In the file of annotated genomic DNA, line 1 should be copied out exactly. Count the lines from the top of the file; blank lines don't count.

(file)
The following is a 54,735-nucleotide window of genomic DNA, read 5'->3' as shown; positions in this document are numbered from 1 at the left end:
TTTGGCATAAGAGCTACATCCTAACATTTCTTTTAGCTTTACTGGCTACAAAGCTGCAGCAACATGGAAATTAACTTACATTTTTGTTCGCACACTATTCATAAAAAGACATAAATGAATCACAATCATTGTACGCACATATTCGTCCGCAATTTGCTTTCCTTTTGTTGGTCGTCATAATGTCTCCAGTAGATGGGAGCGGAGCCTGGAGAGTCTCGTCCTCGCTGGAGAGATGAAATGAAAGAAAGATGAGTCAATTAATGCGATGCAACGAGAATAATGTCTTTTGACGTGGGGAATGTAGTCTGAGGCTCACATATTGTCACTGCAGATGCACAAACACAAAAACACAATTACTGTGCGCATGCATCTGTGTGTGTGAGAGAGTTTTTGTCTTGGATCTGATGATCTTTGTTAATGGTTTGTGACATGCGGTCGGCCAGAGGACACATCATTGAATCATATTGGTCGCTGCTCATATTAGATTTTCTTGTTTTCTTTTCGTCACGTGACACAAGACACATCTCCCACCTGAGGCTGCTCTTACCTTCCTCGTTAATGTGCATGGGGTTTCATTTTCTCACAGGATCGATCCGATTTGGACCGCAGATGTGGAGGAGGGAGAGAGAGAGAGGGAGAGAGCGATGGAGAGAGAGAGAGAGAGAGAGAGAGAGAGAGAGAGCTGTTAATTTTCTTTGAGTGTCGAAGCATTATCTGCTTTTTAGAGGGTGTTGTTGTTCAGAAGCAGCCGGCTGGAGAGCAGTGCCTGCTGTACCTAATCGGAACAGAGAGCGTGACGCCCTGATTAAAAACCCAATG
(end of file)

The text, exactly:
The following is a 54,735-nucleotide window of genomic DNA, read 5'->3' as shown; positions in this document are numbered from 1 at the left end: